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Thursday, May 7, 2015
Anxiety and Stress Disorders
How Do I Handle Holiday Stress?
The family is coming to our house for Christmas this year. We will have 4 overnight guests for 4 days and several more for Christmas Day. My husband and I are happy in our home, but family members have pointed out different "defects" in the past (i.e. noise level, drafty windows, furniture that needs rearranging), and I have a hard time enjoying myself when they visit. I know these things wouldn`t bother me if I were a guest in someone else`s home, but it REALLY stresses me out in my own home. Every time a dog starts barking, I feel tension mounting and I lose track of what I`m doing. I notice EVERYTHING that`s wrong. On top of it all, I have to cook for my family, usually with someone looking over my shoulder, and nothing tastes good to me when I cook for them. How can I get through the very stressful experience of playing holiday hostess?
One has only to read Martha Stewart or Ann Landers to know that the holidays can be a stressful time for everyone. Luckily, there are plenty of suggestions and advice available to help people deal with the stress of the holidays.
The first step, however, is to make a commitment to change. If you aren’t sure you really want to do things differently, then success will be elusive. Here are some suggestions for your situation:
1. Hold a family meeting early in the holiday season with your immediate family. Talk about what is really important to each person and what can be left out. Decide where the priorities lie and make some decisions about how you will present a “united front” to visitors this holiday season. If the family agrees that spending time with friends is more important than keeping a spotless house or cooking a gourmet meal, then it is easier to say, “We decided this year to spend more time in conversation and less time in cleaning.”
2. Practice defusing stressful situations with a smile and an agreement. If the complaints made by visitors don’t get the expected response, they often decrease. Drafty windows? – “Yes, they are drafty aren’t they? This chair in the corner tends to be much warmer.” Misplaced furniture? – “I agree. We’ve never quite liked it there either, and plan to try some new locations for them next year.”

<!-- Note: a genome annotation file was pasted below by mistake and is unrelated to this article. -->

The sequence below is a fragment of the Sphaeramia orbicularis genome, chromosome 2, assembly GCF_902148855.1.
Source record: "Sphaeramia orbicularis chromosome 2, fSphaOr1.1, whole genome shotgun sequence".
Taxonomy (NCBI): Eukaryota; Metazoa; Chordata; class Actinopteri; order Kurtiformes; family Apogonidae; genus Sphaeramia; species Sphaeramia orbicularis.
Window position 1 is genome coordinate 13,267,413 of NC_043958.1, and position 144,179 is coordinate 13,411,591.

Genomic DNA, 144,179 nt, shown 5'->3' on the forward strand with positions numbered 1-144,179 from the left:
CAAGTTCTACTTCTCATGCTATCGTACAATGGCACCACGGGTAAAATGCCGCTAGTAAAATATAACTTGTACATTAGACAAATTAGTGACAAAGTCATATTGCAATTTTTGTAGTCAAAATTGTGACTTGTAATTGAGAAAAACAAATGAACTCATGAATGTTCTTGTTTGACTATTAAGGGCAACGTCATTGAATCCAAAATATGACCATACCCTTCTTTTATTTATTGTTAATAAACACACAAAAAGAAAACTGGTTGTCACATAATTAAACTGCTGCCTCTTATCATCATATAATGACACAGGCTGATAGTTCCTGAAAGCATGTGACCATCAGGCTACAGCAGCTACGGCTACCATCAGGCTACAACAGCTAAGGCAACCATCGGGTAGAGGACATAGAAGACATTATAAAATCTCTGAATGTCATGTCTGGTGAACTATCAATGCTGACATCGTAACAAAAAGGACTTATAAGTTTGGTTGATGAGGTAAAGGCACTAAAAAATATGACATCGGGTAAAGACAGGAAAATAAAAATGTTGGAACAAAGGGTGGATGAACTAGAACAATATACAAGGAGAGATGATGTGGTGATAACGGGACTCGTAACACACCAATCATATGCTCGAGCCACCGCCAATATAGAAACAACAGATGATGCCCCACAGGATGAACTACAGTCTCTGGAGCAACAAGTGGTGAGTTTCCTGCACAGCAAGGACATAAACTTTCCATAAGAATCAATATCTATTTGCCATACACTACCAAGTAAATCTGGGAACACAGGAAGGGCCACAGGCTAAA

3. You do NOT need to accept insults aimed at you personally. Messy house? – Agree. Bad housekeeper? – No, it is a decision you and your family made to set different priorities this holiday season.
4. Child discipline experts suggest changing children’s behavior by telling them what you are going to do, not what you want the child to do. This sets up less of a power struggle, and the same advice can work with holiday guests.
For example, instead of telling your guest to go to the living room and not help you in the kitchen, say something like, “I already have my menu made and my cooking plans set up for this meal and will be working alone. If you would like to cook a meal tomorrow, I would be glad to arrange for that.”
5. Keep your personal stress level as low as possible with allowing yourself to say “no” to some parties, activities and needs this holiday season. Get sufficient rest, drink plenty of fluids and eat nutritious meals to keep your physical strength up.
Find some quiet time for yourself everyday, even if it is just 5 minutes locked in the bathroom or bedroom, away from the hustle and bustle.
Some regular physical exercise most days will also help as a stress defuser – it doesn’t have to be a 2 hour work-out, even a 10 – 15 minute walk around the block will help.
By anticipating, planning and practicing how you will change your behaviors with your guests and making sure your physical, emotional and spiritual health is looked after, you will probably find your holiday will be more pleasant and less stressful. Good luck and have a Merry Christmas!
Nancy Elder, MD
College of Medicine
University of Cincinnati